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Belgian Frites

March 10, 2016

Belgium is known for several notable food items: chocolate, beer, mussels and fries.  In fact, fries, or frites, as they are known in Belgium and France are both claimed to be the national food of both countries and both countries claim to have created frites.  In the States, we may call them French fries, but the fries have a long history in Belgium and you can believe that my husband and I weren’t about to go to Belgium without giving some Belgian frites a try.


On the day my husband and I spent wandering around the North Sea tourist town of Bruges, right underneath the town’s Belfry were two small Belgian frites stands with people lined up to get their hands on some of these amazing fries.  There are a couple of qualities that make Belgian fries different from any other fries.  First off, and probably the most important is that Belgian fries are twice fried.  Starting off with fresh, never frozen fries, the potatoes are peeled and cut to a fairly thick size – definitely none of this matchstick-size fry.  The cut potatoes are then fried once to cook the potatoes and so that it develops a skin on the outside.  That seals the heat into the inside of the potato which cooks it, but doesn’t crisp it.  The first fry doesn’t crisp the outside of the fry either.  Once the potatoes are fried once, they are set out to rest.  When the fries are cooled, then the potatoes are then fried for a second time in a different vat of oil set at a higher temperature.  This quickly crisps out the outside until the fries are a nice golden brown.  The fries are then salted, and served hot and steaming with a crispy exterior, and a steaming fluffy interior.  Serve up the Belgian frites with mayonnaise, which is the traditional dipping sauce in Belgium for fries, and you’re good to go.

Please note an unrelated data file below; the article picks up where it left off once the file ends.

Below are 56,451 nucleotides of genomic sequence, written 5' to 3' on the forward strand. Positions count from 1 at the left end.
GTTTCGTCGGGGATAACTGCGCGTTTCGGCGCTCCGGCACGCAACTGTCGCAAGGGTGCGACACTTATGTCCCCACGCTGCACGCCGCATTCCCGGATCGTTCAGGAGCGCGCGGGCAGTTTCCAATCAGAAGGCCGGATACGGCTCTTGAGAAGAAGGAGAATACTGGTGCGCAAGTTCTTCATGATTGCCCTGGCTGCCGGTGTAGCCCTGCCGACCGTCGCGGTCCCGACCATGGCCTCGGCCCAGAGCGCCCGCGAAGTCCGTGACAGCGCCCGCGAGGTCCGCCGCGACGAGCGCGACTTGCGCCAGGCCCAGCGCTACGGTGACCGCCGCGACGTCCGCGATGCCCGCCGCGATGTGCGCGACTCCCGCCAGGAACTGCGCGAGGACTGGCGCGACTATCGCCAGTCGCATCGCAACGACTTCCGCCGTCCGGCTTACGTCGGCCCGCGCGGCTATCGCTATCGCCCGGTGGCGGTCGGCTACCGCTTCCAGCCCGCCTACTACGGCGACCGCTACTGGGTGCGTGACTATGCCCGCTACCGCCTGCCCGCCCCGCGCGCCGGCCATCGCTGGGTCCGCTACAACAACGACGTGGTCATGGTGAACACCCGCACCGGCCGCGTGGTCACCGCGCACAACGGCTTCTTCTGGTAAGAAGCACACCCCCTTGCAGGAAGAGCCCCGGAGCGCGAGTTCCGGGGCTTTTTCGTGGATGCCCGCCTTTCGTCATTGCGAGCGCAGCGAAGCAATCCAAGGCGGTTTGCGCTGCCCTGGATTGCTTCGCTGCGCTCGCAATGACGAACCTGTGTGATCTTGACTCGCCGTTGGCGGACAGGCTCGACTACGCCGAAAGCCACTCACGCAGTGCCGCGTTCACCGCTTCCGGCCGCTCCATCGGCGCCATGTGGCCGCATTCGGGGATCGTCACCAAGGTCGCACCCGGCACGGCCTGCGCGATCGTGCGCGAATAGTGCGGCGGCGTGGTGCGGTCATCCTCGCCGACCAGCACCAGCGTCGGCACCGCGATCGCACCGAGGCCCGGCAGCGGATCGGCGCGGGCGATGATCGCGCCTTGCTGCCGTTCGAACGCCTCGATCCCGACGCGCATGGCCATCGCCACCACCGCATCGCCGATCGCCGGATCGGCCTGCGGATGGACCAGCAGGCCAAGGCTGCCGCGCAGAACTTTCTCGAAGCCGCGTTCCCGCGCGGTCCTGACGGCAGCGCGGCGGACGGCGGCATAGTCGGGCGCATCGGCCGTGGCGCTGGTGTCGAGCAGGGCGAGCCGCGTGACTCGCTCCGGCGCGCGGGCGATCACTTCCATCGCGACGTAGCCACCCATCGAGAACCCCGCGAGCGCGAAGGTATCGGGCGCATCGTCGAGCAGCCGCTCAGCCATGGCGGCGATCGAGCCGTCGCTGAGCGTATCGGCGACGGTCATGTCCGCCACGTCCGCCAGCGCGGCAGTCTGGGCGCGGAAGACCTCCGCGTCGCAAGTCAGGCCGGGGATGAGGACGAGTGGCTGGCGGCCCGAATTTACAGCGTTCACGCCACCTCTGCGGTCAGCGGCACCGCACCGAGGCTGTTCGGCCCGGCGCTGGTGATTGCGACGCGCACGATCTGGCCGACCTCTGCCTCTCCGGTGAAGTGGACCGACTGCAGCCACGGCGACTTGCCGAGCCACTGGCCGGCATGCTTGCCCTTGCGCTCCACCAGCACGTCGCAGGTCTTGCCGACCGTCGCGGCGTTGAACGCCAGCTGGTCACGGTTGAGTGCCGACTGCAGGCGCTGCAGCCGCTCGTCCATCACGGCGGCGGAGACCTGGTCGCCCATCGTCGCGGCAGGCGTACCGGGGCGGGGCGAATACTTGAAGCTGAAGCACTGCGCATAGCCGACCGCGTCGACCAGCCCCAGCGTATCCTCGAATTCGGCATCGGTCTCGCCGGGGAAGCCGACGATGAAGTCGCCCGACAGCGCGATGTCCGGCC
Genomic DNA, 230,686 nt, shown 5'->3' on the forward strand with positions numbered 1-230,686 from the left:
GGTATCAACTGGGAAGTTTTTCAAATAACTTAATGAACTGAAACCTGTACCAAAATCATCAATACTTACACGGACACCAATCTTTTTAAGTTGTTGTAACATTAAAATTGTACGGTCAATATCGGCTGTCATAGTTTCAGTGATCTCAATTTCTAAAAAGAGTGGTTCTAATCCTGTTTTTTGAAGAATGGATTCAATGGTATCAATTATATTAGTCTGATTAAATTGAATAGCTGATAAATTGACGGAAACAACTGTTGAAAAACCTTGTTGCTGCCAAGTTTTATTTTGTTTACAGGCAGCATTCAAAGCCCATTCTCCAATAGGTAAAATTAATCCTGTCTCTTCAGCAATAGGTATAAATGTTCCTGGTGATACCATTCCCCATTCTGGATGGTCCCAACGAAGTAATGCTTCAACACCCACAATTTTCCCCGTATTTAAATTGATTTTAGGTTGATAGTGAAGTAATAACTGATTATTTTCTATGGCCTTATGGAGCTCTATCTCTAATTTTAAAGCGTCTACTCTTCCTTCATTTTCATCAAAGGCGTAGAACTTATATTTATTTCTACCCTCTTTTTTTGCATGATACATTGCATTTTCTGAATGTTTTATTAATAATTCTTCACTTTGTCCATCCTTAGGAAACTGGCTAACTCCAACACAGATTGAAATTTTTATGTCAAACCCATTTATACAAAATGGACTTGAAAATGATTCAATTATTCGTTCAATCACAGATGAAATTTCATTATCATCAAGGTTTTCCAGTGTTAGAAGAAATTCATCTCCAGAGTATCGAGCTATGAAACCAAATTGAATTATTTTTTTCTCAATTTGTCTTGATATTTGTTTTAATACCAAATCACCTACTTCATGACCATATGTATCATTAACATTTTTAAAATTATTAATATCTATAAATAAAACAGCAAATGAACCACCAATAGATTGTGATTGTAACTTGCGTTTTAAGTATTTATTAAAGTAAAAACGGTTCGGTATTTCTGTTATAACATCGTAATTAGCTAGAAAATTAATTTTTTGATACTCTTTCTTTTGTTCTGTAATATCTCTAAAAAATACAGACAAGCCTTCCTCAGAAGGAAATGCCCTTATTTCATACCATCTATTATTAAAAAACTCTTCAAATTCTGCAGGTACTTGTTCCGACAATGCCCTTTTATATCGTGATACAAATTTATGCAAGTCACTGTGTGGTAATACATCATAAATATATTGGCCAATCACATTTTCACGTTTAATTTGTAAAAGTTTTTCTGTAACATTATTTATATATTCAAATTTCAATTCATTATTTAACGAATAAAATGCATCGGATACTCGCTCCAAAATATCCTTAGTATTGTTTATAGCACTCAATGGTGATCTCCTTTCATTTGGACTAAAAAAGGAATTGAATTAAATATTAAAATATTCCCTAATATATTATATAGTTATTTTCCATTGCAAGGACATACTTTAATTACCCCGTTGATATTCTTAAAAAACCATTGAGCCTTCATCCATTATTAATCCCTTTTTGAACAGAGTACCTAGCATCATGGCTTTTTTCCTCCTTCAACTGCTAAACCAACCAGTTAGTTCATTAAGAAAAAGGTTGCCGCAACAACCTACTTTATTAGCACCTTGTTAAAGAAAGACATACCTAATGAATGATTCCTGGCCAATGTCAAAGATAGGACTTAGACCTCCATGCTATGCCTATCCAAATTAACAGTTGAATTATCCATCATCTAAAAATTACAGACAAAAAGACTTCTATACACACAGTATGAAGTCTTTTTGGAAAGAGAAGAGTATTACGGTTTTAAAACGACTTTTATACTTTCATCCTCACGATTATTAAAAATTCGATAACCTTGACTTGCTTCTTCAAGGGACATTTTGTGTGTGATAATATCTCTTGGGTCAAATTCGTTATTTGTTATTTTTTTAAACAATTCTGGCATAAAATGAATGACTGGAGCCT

My husband and I wanted to get in on these Belgian fries, so we got in line and looked at the menu to figure out what our options were.  We decided we’d share some fries, so we went with the large size.  This turned out to be a good size for the two of us to share.  The price wasn’t bad, so the large size was worth it.  But again, we’re tourists in a tourist city about to dine on one of the countries most famous dishes, we’re not going to worry too much about how much the fries cost.  Now that we know what size fries we’re going to order, it’s time to figure out if we want sauces or not.  Ketchup, while it was an option is apparently a very American dipping sauce for fries.  Mayonnaise, which is the most popular dipping sauce for Belgian frites in Belgium was also a dipping sauce option on the menu, but there were also a bunch of other options I’d never considered before for fries.  Our options included curry ketchup (um, no thank you?), pepper sauce, curry sauce, cocktail sauce, tartar sauce, pickles, mustard, provencal sauce, samurai sauce (huh?), and Belgian mammoet sauce (what is that?), among a bunch of other sauces.


We were here for the fries, and that’s all we wanted.  We didn’t need the sauce, or any sauces at all.  Generally at home here in the States, we barely touch ketchup to begin with, and since we wanted to taste the quality of the potatoes and we weren’t there to taste the sauces, we decided to just get a large order of Belgian frites sans sauce of any shape or form.  What we got was a palm-sized paper tray full of piping hot, thick-cut Belgian frites.  Normally, thicker cut fries would never be my husband’s first choice as his fry of choice is thin, straw-cut fries that are crunchy and crispy.  I’m the one that’s the fan of the steak fries that are thick cut and full of potato goodness.  It turns out, that my husband and I were both fans of these amazing Belgian frites.

Until you’ve had Belgian frites, you don’t know what you’re missing out on.  These fries were perfectly crispy and crunchy on the outside, protecting a hot and fluffy potato goodness on the inside.  It’s amazing how double-frying the potatoes could create such an amazing, flavorful, delicious and perfectly cooked fry.  We gobbled up those frites like there was no tomorrow, and when we approached the last few pieces we started giving each other the stink eye because we both wanted the last fry.  No matter that we could have just walked back to the Belgian frites stand and bought another order of fries, we were fighting over the fries that we had in our hands.  On a slightly drizzly and cool day, these hot-out-of-the-fryer frites were goodness to the very last bite.  Even without any sort of dipping sauce, these frites were amazing.  Lightly salted and perfectly fluffy and crunchy in every bite, these frites were out of this world.  We both just wished that we could get our hands on these frites every day.

One Comment leave one →
  1. March 10, 2016 1:23 pm

    ALL THE SAUCES!! (please)

    ok, maybe not the curry ketchup. i would’ve tried it.

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